Functional, Structural, or Both?

For over a hundred years now, the Alexander Technique has been helping thousands of people all over the world how to move with greater ease. It’s a powerful skill set to learn, and many performers, especially actors and musicians, find it invaluable for improving their performance. But many come to the work because of movement and tension problems, and these are the people who constitute the majority of my particular client list.

One of the key principles of Alexander's technique is that the way someone mentally directs their movement determines the efficiency of their movement (as well as other things like breathing). So, the Alexander Technique works with functional issues - unnecessary muscular use that hampers efficient movement and optimal performance.

It does not deal with structural anomalies. Neither is it about pain management. And yet, more often than not, clients present with pain, quite understandably seeking help to get rid of it.

My early zeal and enthusiasm as a newly qualified teacher soon gave way to great care never to overpromise the capacity of the work, superb though it is. A course of Alexander lessons, while it can absolutely revolutionise someone’s thinking and movement, will rarely magic away all of a person’s problems. And structural issues cannot be resolved by thinking differently.

Having structural issues of my own, I understand the very human desire of putting hopes and trust in this or that ‘one magic solution’. When things hurt, you’ll try anything and everything that might help. The nature of marketing also drives many health practitioners to use hyperbole when advertising their services and selling hope to prospective clients. “What’s your pain point? Here’s the solution!” I know all too well, sadly, what it’s like to spend money (sometimes an awful lot of it) and have that hope dashed, time and again. It’s very hard on morale.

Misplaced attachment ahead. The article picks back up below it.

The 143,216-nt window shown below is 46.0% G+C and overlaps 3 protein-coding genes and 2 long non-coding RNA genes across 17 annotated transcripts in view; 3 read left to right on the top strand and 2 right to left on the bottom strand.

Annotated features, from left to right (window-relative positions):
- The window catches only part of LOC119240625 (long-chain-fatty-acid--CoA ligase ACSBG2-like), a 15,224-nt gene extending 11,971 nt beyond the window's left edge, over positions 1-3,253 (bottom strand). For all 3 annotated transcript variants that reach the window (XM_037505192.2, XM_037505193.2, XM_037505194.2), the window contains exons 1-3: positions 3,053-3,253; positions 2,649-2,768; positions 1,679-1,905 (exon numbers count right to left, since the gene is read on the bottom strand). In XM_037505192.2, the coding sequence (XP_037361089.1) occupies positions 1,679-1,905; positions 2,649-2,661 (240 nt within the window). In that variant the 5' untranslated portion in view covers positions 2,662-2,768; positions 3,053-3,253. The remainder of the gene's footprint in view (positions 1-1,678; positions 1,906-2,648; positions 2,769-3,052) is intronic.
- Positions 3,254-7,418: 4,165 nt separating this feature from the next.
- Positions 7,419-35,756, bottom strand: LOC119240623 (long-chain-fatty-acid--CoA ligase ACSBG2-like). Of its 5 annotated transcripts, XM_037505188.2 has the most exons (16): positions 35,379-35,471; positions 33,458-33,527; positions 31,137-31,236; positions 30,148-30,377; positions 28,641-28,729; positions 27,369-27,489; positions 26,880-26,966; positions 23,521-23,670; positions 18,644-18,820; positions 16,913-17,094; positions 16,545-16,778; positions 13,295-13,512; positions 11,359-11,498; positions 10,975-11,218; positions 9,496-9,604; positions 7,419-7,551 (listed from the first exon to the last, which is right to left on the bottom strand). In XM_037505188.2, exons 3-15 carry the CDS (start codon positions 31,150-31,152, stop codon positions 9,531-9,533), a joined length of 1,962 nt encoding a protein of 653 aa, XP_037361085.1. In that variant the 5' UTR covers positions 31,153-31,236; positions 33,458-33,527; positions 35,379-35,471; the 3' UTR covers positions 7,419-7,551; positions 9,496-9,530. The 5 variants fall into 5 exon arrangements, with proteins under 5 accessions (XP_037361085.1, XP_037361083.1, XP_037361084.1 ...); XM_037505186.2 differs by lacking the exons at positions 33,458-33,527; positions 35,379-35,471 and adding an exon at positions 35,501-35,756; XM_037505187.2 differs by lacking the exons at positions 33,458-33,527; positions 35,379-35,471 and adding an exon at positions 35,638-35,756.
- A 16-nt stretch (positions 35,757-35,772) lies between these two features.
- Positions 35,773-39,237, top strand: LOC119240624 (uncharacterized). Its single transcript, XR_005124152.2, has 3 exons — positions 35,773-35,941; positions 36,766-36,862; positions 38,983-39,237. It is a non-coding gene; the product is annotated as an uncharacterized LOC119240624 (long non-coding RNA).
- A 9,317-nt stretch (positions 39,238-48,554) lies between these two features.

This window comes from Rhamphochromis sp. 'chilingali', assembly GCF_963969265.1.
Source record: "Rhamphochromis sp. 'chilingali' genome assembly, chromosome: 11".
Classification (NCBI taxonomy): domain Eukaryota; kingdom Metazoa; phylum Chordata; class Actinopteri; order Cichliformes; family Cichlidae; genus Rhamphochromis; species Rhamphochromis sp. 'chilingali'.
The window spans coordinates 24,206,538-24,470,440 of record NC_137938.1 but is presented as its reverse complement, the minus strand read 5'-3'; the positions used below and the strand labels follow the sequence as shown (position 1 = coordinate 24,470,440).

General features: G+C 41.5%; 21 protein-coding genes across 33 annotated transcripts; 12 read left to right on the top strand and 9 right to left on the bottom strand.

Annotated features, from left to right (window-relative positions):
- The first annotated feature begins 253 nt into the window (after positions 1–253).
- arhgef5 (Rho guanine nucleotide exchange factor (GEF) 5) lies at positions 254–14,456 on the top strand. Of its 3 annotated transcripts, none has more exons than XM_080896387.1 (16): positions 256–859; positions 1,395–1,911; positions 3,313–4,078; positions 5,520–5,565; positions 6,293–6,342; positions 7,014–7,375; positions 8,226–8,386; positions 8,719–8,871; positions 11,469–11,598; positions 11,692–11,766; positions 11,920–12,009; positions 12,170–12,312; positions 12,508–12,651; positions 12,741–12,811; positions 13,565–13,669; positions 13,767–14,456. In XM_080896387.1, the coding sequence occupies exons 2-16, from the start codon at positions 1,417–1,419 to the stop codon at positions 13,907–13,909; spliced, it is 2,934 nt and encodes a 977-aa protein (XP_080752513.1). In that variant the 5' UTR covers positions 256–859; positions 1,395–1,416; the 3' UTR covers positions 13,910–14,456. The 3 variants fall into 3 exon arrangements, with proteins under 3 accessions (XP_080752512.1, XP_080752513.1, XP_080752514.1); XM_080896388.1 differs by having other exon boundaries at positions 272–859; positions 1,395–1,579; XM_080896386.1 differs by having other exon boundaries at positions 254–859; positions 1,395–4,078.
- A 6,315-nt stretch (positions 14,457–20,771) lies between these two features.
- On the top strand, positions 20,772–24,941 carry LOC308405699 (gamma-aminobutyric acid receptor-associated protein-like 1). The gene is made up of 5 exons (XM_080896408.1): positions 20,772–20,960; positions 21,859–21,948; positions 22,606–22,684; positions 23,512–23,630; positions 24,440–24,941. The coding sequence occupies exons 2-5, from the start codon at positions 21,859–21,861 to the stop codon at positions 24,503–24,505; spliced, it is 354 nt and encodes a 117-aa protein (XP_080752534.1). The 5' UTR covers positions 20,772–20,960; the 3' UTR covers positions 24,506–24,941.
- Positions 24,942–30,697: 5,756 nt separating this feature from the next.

The fact is, some difficulties are structural. It’s so important as a teacher always to look for such things, to find out through observation, discussion, and examination what it may and may not be possible to achieve; to remember and humbly accept that no one specialist can ever know everything about the insides of a working body , and to be mindful of managing a student’s expectations.

Structural issues, include injury, disease, and congenital abnormalities (e.g. non-development, underdevelopment or overdevelopment of particular bones and muscles), may go unnoticed for years or even a lifetime. And over time, due to wear and tear, functional misuse may sometimes in fact become structural.

Some people seem to handle the hard realities of painful structural problems with great equanimity. In an interview with the actor Warwick Davis who was born with spondyloepiphyseal dysplasia congenita, a rare form of dwarfism, he sounded extraordinarily sanguine about living his whole life with pain, and with joint problems that will inevitably worsen with age. He may of course be keeping the deep lows that can come with chronic pain private; but to me he is a shining light of courage, tenacity, and cheerfulness.

The ‘functional or structural’ question is by no means always binary. It’s good to take as much responsibility as possible for ‘the ills our flesh is heir to’, as Alexander put it. But compassionate help and support is also needed. To be entirely honest with you, as an arthritic teacher, I experience frequent dissonance between teaching 'freedom and ease of motion' and the mental effort of managing pain, and the daily experiences of moving with far less freedom and ease than I'd like.

If you’re living with chronic pain, I GET IT. I know what it’s like to live with compromised movement. What I can offer and which I'm passionate to offer is to teach a powerful way to help yourself ameliorate and manage structural issues and get the very best movement possible in the presence of them. When it comes to structure or function, it might not be just one or the other (though it might be); there might be a mixture of both, needing ongoing management.

This includes learning not only about the self-responsibility of moving with the greatest possible efficiency; but alongside it the tender, self-supportive work of managing your expectations, your morale, repeated disappointment and sometimes grief, and of fending off self-comparison with the perfect specimen you imagine other people to be….

If you would like to discuss anything raised in this blog, please get in touch.